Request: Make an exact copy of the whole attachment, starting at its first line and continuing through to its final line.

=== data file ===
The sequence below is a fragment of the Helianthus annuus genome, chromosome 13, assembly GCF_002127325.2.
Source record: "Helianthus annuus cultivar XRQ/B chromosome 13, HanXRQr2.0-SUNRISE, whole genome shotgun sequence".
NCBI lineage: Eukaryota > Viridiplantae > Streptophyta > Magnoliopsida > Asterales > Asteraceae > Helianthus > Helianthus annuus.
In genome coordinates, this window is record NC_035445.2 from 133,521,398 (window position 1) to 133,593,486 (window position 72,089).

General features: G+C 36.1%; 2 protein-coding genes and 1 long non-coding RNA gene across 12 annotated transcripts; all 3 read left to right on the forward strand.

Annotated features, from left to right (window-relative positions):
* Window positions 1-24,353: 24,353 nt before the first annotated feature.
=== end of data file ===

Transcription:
The sequence below is a fragment of the Helianthus annuus genome, chromosome 13, assembly GCF_002127325.2.
Source record: "Helianthus annuus cultivar XRQ/B chromosome 13, HanXRQr2.0-SUNRISE, whole genome shotgun sequence".
NCBI lineage: Eukaryota > Viridiplantae > Streptophyta > Magnoliopsida > Asterales > Asteraceae > Helianthus > Helianthus annuus.
In genome coordinates, this window is record NC_035445.2 from 133,521,398 (window position 1) to 133,593,486 (window position 72,089).

General features: G+C 36.1%; 2 protein-coding genes and 1 long non-coding RNA gene across 12 annotated transcripts; all 3 read left to right on the forward strand.

Annotated features, from left to right (window-relative positions):
* Window positions 1-24,353: 24,353 nt before the first annotated feature.